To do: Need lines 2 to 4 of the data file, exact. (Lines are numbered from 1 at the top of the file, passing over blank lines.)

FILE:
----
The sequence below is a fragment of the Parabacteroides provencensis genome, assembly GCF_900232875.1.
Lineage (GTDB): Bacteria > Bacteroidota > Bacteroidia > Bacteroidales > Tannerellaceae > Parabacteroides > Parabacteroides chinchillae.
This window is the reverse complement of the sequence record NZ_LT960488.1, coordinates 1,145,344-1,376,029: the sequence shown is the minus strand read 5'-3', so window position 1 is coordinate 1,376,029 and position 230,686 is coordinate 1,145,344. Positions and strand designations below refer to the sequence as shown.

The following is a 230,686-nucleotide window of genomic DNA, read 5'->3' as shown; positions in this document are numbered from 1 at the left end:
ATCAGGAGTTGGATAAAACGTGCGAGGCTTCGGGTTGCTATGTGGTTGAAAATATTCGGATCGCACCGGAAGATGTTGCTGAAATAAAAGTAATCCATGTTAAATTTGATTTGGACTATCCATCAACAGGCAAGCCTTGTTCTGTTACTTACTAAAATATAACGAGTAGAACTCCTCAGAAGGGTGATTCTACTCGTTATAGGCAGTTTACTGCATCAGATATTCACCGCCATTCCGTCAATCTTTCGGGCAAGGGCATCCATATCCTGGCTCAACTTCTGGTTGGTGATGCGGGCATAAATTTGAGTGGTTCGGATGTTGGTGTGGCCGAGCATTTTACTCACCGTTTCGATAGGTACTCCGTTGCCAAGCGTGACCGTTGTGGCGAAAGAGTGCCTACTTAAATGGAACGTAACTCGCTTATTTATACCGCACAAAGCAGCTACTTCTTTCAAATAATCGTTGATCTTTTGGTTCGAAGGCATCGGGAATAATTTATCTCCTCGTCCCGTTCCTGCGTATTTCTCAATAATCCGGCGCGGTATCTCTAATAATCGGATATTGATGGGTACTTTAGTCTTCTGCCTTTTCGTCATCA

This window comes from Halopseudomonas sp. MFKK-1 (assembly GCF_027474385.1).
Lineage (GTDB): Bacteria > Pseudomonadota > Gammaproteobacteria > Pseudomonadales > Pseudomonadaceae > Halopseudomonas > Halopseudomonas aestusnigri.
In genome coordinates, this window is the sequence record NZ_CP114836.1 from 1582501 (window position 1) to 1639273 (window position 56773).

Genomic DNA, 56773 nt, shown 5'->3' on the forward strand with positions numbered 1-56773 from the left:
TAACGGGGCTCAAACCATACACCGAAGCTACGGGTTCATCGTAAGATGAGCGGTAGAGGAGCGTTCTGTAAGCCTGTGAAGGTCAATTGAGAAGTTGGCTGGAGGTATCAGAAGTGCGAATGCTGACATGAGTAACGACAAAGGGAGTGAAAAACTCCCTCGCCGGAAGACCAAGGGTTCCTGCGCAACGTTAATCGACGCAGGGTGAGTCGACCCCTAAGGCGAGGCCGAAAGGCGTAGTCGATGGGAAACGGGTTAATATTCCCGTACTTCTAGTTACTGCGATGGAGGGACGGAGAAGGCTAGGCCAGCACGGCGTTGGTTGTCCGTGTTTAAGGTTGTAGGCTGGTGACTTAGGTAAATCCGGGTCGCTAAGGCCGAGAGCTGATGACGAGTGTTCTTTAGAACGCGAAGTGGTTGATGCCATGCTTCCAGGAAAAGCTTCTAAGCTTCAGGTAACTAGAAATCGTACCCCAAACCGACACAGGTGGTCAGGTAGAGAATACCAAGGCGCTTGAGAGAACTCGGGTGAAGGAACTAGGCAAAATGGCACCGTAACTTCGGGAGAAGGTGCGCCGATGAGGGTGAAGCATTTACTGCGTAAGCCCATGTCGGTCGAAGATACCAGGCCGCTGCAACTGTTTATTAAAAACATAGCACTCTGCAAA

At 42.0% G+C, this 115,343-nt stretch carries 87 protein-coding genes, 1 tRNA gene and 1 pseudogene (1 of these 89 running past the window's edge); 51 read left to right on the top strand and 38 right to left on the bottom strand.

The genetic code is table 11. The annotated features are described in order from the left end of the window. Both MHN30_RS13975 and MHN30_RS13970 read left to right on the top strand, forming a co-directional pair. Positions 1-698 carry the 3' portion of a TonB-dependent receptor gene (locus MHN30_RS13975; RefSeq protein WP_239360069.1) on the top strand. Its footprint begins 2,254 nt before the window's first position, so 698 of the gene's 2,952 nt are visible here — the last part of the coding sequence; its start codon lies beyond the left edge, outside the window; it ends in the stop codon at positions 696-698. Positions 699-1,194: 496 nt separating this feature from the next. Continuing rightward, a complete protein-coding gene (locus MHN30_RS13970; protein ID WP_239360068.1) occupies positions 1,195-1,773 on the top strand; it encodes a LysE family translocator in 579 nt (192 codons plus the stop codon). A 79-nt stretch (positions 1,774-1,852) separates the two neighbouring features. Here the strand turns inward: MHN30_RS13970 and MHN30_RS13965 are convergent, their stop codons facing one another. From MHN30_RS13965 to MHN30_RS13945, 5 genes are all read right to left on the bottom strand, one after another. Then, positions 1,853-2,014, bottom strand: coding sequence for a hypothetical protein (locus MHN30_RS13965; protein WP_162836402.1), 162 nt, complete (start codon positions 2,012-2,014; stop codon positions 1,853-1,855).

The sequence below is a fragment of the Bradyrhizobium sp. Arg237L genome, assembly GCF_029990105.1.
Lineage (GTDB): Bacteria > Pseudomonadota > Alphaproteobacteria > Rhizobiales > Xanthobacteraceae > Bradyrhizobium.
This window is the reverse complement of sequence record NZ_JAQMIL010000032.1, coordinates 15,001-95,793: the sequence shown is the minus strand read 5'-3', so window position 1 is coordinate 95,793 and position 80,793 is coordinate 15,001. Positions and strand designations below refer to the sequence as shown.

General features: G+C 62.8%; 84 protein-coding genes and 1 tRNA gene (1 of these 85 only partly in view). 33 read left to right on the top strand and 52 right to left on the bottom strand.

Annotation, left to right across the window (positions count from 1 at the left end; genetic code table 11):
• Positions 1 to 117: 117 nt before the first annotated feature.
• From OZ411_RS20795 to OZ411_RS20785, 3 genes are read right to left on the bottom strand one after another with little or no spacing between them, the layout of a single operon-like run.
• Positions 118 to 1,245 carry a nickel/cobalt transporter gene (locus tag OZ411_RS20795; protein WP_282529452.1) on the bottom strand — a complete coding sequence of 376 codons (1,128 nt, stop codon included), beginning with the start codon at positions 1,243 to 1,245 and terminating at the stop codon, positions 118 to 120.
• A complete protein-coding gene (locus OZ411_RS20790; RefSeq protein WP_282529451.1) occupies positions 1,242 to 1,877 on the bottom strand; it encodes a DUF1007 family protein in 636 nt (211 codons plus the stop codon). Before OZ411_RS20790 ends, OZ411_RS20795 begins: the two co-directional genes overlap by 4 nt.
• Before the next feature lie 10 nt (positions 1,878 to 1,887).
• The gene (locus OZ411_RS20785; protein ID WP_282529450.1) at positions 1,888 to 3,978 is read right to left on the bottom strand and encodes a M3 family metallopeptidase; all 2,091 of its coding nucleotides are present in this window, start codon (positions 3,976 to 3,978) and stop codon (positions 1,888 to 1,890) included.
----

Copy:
Lineage (GTDB): Bacteria > Bacteroidota > Bacteroidia > Bacteroidales > Tannerellaceae > Parabacteroides > Parabacteroides chinchillae.
This window is the reverse complement of the sequence record NZ_LT960488.1, coordinates 1,145,344-1,376,029: the sequence shown is the minus strand read 5'-3', so window position 1 is coordinate 1,376,029 and position 230,686 is coordinate 1,145,344. Positions and strand designations below refer to the sequence as shown.

The following is a 230,686-nucleotide window of genomic DNA, read 5'->3' as shown; positions in this document are numbered from 1 at the left end: